Sculpting protein conformations

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Sometimes it is instructive to change the conformation of a protein model. Typically this means "sculpting" an experimentally-determined (empirical) model into a hypothetical conformation with some functional significance[1]. Here are described software packages that enable this to be done manually, using the mouse to drag portions of the original model into desired conformations.

As you sculpt a protein model, you are morphing it into a new conformation in real time. However, molecular morphing usually means saving a movie or animation that shows interpolated transitioning between two earlier-saved conformations, which may be empirical or theoretical. There are many examples of molecular morphs in Proteopedia. Slides explaining how to morph a sculpted protein are available at



The free, open-source program Samson is available from and in February 2020 is under active development by OneAngstrom.Com: see What's New in Samson 2020?. Samson has an extension application named Twister that enables dragging portions of a protein into new conformations with the mouse. Real-time minimization occurs while dragging, following the as-rigid-as-possible interpolation path[2][3]. You can click on atoms to set anchor points (shown as gold balls) that remain fixed during dragging. A video showing how to do this, step by step, is available at

Twister alone does not prevent atomic clashes, but they can be avoided by turning on Minimize, which applies a universal force field. This is demonstrated in the movie available at Samson can also create simulations that use any of a number of force fields provided, such as GROMACS (not illustrated here -- see Simulating small molecules and proteins).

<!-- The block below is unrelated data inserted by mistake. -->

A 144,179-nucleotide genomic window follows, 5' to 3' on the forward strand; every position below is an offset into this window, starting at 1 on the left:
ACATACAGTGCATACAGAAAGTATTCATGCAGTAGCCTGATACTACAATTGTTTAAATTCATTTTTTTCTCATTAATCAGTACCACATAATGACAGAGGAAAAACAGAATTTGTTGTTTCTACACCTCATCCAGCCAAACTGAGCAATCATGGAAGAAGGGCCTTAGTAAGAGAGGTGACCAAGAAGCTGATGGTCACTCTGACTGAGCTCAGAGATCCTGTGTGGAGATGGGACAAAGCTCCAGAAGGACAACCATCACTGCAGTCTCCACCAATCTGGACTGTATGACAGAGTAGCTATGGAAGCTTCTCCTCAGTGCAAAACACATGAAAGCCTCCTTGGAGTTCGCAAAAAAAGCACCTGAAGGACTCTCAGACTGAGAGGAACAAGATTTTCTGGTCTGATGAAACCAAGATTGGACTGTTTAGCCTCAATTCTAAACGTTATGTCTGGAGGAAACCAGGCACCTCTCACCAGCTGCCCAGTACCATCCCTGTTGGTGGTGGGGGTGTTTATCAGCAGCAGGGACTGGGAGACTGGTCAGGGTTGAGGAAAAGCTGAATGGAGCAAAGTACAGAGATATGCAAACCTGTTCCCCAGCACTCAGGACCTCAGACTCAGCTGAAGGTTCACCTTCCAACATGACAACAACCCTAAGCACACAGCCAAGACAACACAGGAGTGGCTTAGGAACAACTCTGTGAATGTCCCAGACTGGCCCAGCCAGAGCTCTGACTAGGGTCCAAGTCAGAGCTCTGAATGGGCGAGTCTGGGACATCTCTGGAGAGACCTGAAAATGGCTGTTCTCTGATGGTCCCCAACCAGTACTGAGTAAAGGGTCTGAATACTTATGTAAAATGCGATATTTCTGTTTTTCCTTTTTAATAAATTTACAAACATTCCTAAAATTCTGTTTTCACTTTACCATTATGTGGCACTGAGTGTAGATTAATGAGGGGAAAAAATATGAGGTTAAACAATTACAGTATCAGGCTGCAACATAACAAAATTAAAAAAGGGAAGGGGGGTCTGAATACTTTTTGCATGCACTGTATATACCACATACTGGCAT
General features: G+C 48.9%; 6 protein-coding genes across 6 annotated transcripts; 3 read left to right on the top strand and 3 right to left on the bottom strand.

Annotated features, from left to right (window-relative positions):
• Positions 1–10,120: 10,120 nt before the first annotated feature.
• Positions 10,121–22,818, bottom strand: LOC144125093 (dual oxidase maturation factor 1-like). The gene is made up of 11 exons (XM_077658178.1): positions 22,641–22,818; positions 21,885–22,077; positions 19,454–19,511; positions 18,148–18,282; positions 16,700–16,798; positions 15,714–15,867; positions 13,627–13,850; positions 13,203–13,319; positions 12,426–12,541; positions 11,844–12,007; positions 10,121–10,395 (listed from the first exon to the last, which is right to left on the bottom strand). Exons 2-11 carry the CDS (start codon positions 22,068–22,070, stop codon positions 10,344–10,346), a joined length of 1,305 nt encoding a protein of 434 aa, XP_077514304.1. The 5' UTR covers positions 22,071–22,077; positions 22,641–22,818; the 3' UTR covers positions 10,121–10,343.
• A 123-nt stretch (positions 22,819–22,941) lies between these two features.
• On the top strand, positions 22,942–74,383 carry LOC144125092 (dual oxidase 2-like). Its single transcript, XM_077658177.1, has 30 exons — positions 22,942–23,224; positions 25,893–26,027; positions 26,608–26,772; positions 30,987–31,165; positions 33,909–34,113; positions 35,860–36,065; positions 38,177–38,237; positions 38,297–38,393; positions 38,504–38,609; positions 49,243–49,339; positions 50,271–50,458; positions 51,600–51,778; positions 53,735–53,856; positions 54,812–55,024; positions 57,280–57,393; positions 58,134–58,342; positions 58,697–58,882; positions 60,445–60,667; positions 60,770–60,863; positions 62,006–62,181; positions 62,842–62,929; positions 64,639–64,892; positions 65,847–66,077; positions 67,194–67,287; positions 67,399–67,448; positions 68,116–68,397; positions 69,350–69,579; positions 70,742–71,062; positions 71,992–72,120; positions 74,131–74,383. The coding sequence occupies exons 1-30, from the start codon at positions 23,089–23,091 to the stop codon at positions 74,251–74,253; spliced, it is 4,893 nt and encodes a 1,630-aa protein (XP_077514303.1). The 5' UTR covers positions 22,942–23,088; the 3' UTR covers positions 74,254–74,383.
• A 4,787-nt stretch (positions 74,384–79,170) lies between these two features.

• Anchor points can be set that remain fixed during sculpting.
  • Minimization occurs in real time during dragging.
  • Activating Minimize avoids clashes and maintains correct geometry.
  • Interpolation methods are published[2][1][3].
  • Free software.


Sculpting 1AL1 with Twister in Samson (screen capture}. An anchor point (gold ball) was set at left before the movie starts. Mid-way, an anchor point was set in the middle of the polypeptide. Higher resolution version. Minimize was not turned on in this movie.


PyMOL, originally developed by Warren DeLano, is now maintained and licensed by Schrödinger. It includes a sculpting mode. A video showing how to do this, step by step, is available at

  • Atomic clashes are avoided.
  • Minimization occurs in real time during dragging.


  • Sculpting in PyMOL is described as unsupported (see below) and there is no detailed documentation. However see the step-by-step instructional movie at
  • PyMOL is not free, although many institutions have site licenses, and you may be able to obtain a free version for educational uses.

Sculpting 1AL1 with PyMOL (screen capture}. A video showing how to do this, step by step, is available at

Sculpt (defunct)

Sculpt[4] is no longer available. It was initially released in 1994 by Mark Surles, Jane Richardson, David Richardson, and Frederick P. Brooks, Jr., and is described with the theoretical structure 1ssr. Formerly it was available as a stand-alone program, and also it was built-into Chime. A simulation of inhibitor binding to HIV protease that was created with Sculpt can be viewed at Molecular Playground/HIV Protease Inhibitor. A simulation of water molecules coalescing into a nano-droplet was done with Sculpt, and can be found at MolviZ.Org or by going directly to Water at BioModel.

Related Resources


  1. 1.0 1.1 Nguyen MK, Jaillet L, Redon S. ART-RRT: As-Rigid-As-Possible search for protein conformational transition paths. J Comput Aided Mol Des. 2019 Aug;33(8):705-727. doi: 10.1007/s10822-019-00216-w. , Epub 2019 Aug 21. PMID:31435895 doi:
  2. 2.0 2.1 Nguyen MK, Jaillet L, Redon S. As-Rigid-As-Possible molecular interpolation paths. J Comput Aided Mol Des. 2017 Apr;31(4):403-417. doi: 10.1007/s10822-017-0012-y., Epub 2017 Mar 20. PMID:28321532 doi:
  3. 3.0 3.1 Nguyen MK, Jaillet L, Redon S. Generating conformational transition paths with low potential-energy barriers for proteins. J Comput Aided Mol Des. 2018 Aug;32(8):853-867. doi: 10.1007/s10822-018-0137-7., Epub 2018 Aug 1. PMID:30069648 doi:
  4. 4.0 4.1 Surles MC, Richardson JS, Richardson DC, Brooks FP Jr. Sculpting proteins interactively: continual energy minimization embedded in a graphical modeling system. Protein Sci. 1994 Feb;3(2):198-210. PMID:8003957

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